Numerology in Shakespeare
Jul 1, 3:51 pm show options Newsgroups: humanities.lit.authors.shakespeare From: "gangleri" <gunnar.tomas...@...> - Find messages by this author Date: 1 Jul 2005 12:51:57 -0700 Local: Fri,Jul 1 2005 3:51 pm Subject: Re: HLAS: PROOF OF STRAT AUTHORITARIANISM: Ironically, The Author Was A Skeptic. Reply | Reply to Author | Forward | Print | Individual Message | Show original | Remove | Report Abuse
Admit it - and Stratfordian Orthodoxy is destined for the dustbin of
The view of Shakespeare's contemporaries on the subject matter is
reflected in the opening lines of a 2003 paper by Marlovian Peter Bull,
which I came across on the Internet a few days ago:
"One of the most striking differences between the Renaissance worldview
and that of the present day lies in a shift from a richly subjective to
a purely objective conceptualisation of numbers and mathematics. In
the Renaissance numbers were held in a regard so high they were
believed to provide the secret key to the deepest mysteries of God and
man. Pico della Mirandola spoke for his age when he wrote (in John
Dee's inimitable translation):
"By numbers, a way is had, to the searchyng out, and understandyng of
every thyng, hable to be knowen."
Examples of similar numerical enthusiasm could be cited from a great
many of the leading figures of the Renaissance. It is scarcely
surprising therefore that the writers of that age took numerical
symbolism extremely seriously too.
The profound role of numerology in the literature of the period has
been appreciated for many years now. Prominent among those who have
initiated this revelation is Professor Alastair Fowler, and he has
described the scope of the movement thus:
"Numerology ... was widely used by Latin authors, common to the best
medieval and renaissance poets and almost universal in the period 1580
to 1680, when it reached its greatest heights of sophistication."
The work of Fowler and others has revealed that subtle but complex
numerical patterns are to be found in the major works of Marlowe's
immediate peers, including Sidney, Spenser, Chapman and Shakespeare.
It is a fact, however, that this body of numerical criticism has
focussed almost exclusively on poetry and has all but ignored the prime
technique of literary numerology, which is the interplay of words,
names and numbers found in the Cabala.
There are several possible reasons for this, but key among them must be
the fact that Literary Cabala has always been a matter steeped in
secrecy. This reflects the fact that Cabala is a technique originally
devised as a means of transmitting, yet at the same time concealing,
the most sacred and portentous mysteries of the ancient world. This
perennial aura of secrecy has ensured the Cabala's status as something
of a lost art; however it is one that was temporarily rediscovered and
very highly regarded by those, like Pico and Dee, at the cutting edge
of the Renaissance." ('Marlowe and the Cabala - A Cabalistic and
Numerological Subtext to Tamburlaine')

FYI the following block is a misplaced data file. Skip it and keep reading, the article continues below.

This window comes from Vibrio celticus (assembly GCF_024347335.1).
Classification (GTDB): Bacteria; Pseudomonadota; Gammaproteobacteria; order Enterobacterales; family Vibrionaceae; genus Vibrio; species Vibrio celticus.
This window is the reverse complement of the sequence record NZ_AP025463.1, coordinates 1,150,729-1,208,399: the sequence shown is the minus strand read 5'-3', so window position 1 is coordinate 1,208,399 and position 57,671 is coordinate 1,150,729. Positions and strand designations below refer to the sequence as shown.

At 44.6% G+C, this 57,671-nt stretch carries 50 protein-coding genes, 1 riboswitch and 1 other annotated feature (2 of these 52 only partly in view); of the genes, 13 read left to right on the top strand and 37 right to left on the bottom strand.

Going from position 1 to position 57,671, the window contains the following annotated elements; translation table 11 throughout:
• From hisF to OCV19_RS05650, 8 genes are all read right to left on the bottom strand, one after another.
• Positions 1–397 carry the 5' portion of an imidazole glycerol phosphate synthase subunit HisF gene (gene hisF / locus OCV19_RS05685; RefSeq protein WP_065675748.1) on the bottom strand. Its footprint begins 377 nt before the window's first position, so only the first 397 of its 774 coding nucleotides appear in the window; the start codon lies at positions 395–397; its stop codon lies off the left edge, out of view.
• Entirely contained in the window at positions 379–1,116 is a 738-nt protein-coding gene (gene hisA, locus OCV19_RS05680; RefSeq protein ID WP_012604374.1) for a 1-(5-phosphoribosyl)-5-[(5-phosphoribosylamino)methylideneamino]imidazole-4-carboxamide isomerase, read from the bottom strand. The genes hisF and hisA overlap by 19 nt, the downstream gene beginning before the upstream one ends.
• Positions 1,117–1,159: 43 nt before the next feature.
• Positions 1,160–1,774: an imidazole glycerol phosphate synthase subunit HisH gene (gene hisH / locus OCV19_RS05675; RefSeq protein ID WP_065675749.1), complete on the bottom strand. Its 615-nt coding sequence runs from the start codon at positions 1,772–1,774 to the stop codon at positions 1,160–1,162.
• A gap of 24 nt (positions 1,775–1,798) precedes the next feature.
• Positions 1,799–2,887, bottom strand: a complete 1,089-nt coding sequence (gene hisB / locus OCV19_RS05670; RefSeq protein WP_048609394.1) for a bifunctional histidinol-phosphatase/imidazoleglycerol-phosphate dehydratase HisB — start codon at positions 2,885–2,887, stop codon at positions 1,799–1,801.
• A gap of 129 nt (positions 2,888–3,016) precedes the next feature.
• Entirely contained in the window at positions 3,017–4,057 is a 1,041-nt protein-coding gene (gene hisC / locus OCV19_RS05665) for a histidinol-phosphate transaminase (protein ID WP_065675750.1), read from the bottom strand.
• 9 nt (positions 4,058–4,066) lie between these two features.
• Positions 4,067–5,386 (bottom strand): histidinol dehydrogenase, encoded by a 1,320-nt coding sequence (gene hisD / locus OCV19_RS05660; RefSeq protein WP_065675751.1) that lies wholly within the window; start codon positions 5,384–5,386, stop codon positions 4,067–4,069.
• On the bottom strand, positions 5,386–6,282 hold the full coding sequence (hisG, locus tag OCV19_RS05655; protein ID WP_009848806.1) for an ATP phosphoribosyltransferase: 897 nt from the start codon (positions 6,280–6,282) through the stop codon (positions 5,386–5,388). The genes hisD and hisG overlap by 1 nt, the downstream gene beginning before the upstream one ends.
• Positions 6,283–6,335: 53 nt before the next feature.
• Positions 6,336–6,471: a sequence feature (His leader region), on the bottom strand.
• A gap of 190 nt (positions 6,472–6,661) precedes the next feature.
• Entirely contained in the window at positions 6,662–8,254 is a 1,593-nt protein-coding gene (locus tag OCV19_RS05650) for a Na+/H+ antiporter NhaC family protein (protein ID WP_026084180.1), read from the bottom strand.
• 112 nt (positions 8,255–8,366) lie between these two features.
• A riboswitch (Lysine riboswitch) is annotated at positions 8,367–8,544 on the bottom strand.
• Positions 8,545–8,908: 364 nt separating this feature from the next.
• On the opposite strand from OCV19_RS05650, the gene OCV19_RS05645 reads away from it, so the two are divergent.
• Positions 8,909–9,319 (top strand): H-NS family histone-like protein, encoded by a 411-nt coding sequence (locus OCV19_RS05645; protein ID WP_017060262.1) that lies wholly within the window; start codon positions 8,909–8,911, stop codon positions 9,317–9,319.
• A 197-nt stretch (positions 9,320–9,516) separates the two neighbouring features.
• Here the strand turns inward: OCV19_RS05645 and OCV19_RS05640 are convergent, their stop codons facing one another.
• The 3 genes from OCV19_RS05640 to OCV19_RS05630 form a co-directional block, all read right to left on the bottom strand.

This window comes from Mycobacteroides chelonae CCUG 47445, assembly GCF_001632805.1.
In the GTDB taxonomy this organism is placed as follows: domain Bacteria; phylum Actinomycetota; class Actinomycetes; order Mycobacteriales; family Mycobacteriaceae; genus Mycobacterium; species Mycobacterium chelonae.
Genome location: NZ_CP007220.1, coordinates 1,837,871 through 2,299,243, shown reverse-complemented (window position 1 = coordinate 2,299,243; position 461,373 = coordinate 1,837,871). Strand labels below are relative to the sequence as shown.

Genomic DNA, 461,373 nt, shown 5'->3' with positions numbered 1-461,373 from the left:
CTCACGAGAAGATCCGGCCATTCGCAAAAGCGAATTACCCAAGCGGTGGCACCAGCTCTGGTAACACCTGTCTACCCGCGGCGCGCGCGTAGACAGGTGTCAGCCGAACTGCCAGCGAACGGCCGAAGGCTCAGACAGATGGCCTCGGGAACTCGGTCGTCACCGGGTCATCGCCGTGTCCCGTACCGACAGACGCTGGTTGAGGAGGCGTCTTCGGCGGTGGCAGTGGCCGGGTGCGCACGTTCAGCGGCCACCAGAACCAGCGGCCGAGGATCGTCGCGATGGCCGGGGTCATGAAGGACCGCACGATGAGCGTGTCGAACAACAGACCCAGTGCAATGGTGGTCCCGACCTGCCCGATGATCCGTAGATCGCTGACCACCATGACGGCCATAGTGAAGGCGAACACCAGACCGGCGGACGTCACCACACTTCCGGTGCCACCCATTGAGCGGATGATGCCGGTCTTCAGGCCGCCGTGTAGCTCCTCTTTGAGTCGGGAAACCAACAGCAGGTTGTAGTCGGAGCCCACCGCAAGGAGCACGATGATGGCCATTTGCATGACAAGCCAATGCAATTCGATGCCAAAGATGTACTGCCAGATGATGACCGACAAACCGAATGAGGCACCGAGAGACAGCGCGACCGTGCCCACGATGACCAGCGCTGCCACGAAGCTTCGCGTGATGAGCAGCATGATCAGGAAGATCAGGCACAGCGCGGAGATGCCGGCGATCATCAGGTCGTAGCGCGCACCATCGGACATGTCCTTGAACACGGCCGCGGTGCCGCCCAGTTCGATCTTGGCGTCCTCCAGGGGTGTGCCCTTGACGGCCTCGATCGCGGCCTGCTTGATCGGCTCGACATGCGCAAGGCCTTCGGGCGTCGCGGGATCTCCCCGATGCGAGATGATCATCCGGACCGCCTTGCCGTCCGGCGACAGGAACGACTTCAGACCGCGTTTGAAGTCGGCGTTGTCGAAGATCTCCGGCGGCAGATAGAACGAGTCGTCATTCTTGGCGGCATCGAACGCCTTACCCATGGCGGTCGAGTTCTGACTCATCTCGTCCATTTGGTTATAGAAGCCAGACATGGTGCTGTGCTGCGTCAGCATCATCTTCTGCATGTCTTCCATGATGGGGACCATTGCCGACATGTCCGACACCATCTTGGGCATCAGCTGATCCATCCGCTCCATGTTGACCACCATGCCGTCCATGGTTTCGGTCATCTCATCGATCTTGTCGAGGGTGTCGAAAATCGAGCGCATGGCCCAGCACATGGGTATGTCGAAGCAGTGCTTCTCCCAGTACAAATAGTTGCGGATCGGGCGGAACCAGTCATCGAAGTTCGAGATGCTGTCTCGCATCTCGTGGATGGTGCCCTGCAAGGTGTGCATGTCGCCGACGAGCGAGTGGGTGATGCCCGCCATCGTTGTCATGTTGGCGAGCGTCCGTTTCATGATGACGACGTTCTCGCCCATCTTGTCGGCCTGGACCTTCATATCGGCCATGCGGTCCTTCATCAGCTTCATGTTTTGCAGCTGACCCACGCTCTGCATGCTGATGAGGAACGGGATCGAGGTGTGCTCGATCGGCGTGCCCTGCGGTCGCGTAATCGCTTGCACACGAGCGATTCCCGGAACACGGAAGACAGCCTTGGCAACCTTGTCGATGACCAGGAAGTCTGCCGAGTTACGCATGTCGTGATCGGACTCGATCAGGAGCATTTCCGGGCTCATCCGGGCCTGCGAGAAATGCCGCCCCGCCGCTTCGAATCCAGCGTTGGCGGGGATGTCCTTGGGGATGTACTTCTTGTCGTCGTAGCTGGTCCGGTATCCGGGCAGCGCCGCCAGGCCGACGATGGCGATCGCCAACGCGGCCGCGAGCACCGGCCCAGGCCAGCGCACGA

For the past three decades, I have researched the "interplay of words,
names and numbers" in the Saga literature of 13th century Iceland and
the Shakespeare works of Elizabethan and Jacobean England - on the
basis thereof, I am persuaded, for example, that there is more than
meets the eye to "Cosen Bacon", 4669, and "Seriant Harris", 7347, to
whom Edward Oxenford wished to "passe" his "Booke from her Magestie".
"Cosen Bacon" is the sole extant reference by the Earl of Oxford to
Francis Bacon and, by chance or otherwise, Cosen Bacon's Cipher Value
is mirrored in that of Kabbala Denudata, 4669, or 'The Kabbala
As for the Cipher Value of "Seriant Harris" (viewed by modern scholars
as a variation on "Sergeant Harris"), it is mirrored in the Cipher Sum
1000 - 4000 + 10347 = 7347, thereby "identifying" this otherwise
unknown character as Mythical Brownswerd, - 4000, alias "mortal coil"
for Light of the World, 1000, viewed as Spatio-temporal manifestation
of Our Ever-living Poet, 10347, of the Dedication of Shakespeare's
Kabbala Denudata, 4669, is the title of a work published in the second
half of the 17th century, whose title page depicted a young lady
running towards 'Palatium Arcanorum', 9129, with keys to the Old and
New Testaments dangling from her arm.
Who's the young lady?
A possible answer was placed on record in W. J. Craig's 1895 edition of
'The Complete Works of William Shakepspeare' through the introduction
of "Ophelia Daughter to Polonius," 13798 as in 4669 + 9129 = 13798.
- Hmmm, Gunnar, it seems someone, whether consciously or unconsciously,
has been keeping the relationship of numbers, words and names central
to the construction of major military and political sites as
identified by the archaeocryptographers at Grid POINT on the web. The
link between microcosm and macrocosm is very obvious through the
number relationships especially of star and other sky body positions
and locations on the earth sphere. I've been noting the same in sky
magnitude relationships, translating resulting numerical repeating
patterns into music, and would gladly send it to you, but I became
isolated from the national electrical grid on March 21st and so can't
access my own computer at home. Hoping I can hook up at a friend's
house soon. The huge profit makers don't seem too keen on me as I
don't function like a well-ordered citizen is supposed to; too
absent-minded or brain-damaged possibly. :-) Liz